From fossils dating back to the dawn of time to artifacts of ancient cultures, glittering gemstones, and cabinets full of curiosities, you never know what you’re going to find when you step inside the Houston Museum of Natural Science. More than a century old, this Bayou City institution boasts 2.5 million items and specimens in its vast permanent collection, with the best of them displayed at its facility on the northern edge of Hermann Park. “It mirrors the inquisitiveness of our community,” says Lisa Rebori, vice president of collections.

Strelley Pool Stromatolite sample

1. Oldest: Strelley Pool Stromatolite sample

When people think old creatures, their minds often head straight to dinosaurs, but there are whole eras of terrestrial history that are far older. Consider, if you will, stromatolites: layered mounds of rock formed by ancient marine bacteria. HMNS’s sample from Australia’s Strelley Pool Stromatolite is estimated to be around 3.5 billion years old, and this rock slice, with its wavy earth-toned arches of color, is strikingly beautiful. “What you see is lots of layers,” says David Temple, associate curator of paleontology. “That’s what makes them pretty.”

Siren of  Serendip blue sapphire

2. Rarest: Siren of Serendip blue sapphire

Named in homage to the sirens of Greek mythology and the serendipity the museum felt at acquiring such a gorgeous specimen, HMNS’s giant blue sapphire is one of the largest in the world. “It’s rarest because of the overall quality, size, and consistency of the gemstone,” says Rebori. Discovered about a century ago in Sri Lanka, the gem, which is encased in a diamond-studded white gold and platinum necklace forged by master jeweler Ingo Henn, weighs a whopping 422.66 carats (for comparison, the Smithsonian’s famed Hope Diamond weighs 45.52 carats). Luckily, this deep-sea-hued beauty isn’t cursed—that we know of.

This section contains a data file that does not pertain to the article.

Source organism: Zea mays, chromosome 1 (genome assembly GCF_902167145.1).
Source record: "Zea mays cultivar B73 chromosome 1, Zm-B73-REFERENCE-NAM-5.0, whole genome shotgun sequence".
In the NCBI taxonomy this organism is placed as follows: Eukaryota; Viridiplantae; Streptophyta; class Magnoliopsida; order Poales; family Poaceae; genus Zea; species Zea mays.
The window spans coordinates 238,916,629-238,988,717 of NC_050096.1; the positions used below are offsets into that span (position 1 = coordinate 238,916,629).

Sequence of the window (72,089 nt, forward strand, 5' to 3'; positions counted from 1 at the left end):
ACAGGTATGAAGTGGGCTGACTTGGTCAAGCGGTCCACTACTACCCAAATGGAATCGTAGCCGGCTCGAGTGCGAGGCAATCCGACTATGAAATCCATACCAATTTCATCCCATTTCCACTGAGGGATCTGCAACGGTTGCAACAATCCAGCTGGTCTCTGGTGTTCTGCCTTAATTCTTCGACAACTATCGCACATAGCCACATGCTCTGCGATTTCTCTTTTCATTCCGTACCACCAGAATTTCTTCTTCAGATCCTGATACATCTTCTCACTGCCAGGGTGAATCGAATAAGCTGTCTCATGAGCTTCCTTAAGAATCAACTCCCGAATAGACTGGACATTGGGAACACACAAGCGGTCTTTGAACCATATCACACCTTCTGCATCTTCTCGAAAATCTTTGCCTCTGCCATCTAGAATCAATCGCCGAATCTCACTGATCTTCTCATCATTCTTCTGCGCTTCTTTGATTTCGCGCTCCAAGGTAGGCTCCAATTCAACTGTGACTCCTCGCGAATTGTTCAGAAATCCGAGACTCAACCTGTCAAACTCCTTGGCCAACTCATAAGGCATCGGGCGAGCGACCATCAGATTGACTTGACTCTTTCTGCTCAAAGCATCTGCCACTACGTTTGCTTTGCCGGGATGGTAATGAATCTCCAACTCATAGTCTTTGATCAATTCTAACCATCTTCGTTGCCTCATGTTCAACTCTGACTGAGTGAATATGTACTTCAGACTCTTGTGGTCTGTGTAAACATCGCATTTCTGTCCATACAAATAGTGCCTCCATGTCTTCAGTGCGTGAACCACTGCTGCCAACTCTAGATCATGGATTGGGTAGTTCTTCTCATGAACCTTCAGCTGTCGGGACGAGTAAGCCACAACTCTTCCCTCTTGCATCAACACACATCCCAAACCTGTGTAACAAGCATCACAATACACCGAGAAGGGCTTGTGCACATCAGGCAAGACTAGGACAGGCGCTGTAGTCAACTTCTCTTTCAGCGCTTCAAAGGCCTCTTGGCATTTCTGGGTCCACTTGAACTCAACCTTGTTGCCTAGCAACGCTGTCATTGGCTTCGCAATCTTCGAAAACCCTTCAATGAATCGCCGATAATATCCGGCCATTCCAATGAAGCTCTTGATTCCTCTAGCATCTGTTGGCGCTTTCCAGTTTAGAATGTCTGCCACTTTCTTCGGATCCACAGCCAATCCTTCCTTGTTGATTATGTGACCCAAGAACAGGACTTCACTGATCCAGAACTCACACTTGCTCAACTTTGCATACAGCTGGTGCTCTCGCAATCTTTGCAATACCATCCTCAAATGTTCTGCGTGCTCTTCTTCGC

Dipsy, the Diplodocus hayii

3. Best Story: Dipsy, the Diplodocus hayii

A beloved staple of the museum, Dipsy became Houston’s first dinosaur skeleton when it was unveiled in 1975, and it came a long way to get here. After being discovered by fossil hunter William Utterback in Wyoming around the turn of the 20th century, it sat in packing crates for decades at the Carnegie Museum in Pittsburgh before making its way to Cleveland and finally to its permanent home in the Bayou City. “At the time, the founders didn’t even think of a paleo hall,” says Temple. “They just knew if you were going to be a museum, you had to have a dinosaur.” As it happened, they lucked into a pretty cool one: Dipsy is actually a holotype, the fossil scientists use as a model when they formally describe a species, making it something of a celebrity in the dino kingdom.

Baboon coffin

4. Weirdest: Baboon coffin

Most people know that ancient Egyptians used to mummify their dead, but did you know they also mummified their pets? Fido and friends were preserved using the same techniques employed for their human counterparts and placed in small, animal-shaped coffins, like the HMNS’s baboon coffin. Since animals often symbolized different Egyptian gods (baboons were one of the manifestations of Thoth, god of wisdom, magic, and the moon), a coffin’s design is focused more on a particular deity being honored or beseeched than on what’s inside, says Tom Hardwick, HMNS’s consulting curator of Egyptology. “Whoever donated this to Thoth,” he says, “was asking a big favor.” The museum doesn’t yet know what was buried inside this 2,000-year-old baboon coffin, he adds, but staffers have been working with scientists in Cairo for more than half a year and hope to solve that mystery soon.

Houston Museum of Natural Science, 555 Hermann Park Dr. 713-639-4629.

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